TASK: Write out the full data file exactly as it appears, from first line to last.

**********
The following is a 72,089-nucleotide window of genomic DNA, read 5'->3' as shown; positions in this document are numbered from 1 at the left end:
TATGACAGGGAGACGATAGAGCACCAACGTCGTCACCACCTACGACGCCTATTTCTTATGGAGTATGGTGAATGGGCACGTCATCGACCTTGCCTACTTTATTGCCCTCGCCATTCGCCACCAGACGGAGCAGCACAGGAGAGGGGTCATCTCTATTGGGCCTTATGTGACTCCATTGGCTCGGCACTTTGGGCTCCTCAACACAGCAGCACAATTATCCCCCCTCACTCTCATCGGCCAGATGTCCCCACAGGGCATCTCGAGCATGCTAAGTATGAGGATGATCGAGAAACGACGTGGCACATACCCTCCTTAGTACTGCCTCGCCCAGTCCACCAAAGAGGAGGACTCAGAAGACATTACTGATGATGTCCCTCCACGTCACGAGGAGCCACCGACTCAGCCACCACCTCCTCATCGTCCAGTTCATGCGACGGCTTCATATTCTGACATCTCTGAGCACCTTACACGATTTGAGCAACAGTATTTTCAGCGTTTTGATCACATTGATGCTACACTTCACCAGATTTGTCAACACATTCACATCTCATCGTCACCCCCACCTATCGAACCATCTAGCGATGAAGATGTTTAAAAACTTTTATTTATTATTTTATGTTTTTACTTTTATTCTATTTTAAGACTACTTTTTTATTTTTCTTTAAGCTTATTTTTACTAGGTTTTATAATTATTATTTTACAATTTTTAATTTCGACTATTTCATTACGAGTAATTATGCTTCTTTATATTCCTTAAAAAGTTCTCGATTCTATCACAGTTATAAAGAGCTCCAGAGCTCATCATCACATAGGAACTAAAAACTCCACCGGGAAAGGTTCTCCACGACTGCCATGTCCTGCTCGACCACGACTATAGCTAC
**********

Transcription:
The following is a 72,089-nucleotide window of genomic DNA, read 5'->3' as shown; positions in this document are numbered from 1 at the left end:
TATGACAGGGAGACGATAGAGCACCAACGTCGTCACCACCTACGACGCCTATTTCTTATGGAGTATGGTGAATGGGCACGTCATCGACCTTGCCTACTTTATTGCCCTCGCCATTCGCCACCAGACGGAGCAGCACAGGAGAGGGGTCATCTCTATTGGGCCTTATGTGACTCCATTGGCTCGGCACTTTGGGCTCCTCAACACAGCAGCACAATTATCCCCCCTCACTCTCATCGGCCAGATGTCCCCACAGGGCATCTCGAGCATGCTAAGTATGAGGATGATCGAGAAACGACGTGGCACATACCCTCCTTAGTACTGCCTCGCCCAGTCCACCAAAGAGGAGGACTCAGAAGACATTACTGATGATGTCCCTCCACGTCACGAGGAGCCACCGACTCAGCCACCACCTCCTCATCGTCCAGTTCATGCGACGGCTTCATATTCTGACATCTCTGAGCACCTTACACGATTTGAGCAACAGTATTTTCAGCGTTTTGATCACATTGATGCTACACTTCACCAGATTTGTCAACACATTCACATCTCATCGTCACCCCCACCTATCGAACCATCTAGCGATGAAGATGTTTAAAAACTTTTATTTATTATTTTATGTTTTTACTTTTATTCTATTTTAAGACTACTTTTTTATTTTTCTTTAAGCTTATTTTTACTAGGTTTTATAATTATTATTTTACAATTTTTAATTTCGACTATTTCATTACGAGTAATTATGCTTCTTTATATTCCTTAAAAAGTTCTCGATTCTATCACAGTTATAAAGAGCTCCAGAGCTCATCATCACATAGGAACTAAAAACTCCACCGGGAAAGGTTCTCCACGACTGCCATGTCCTGCTCGACCACGACTATAGCTAC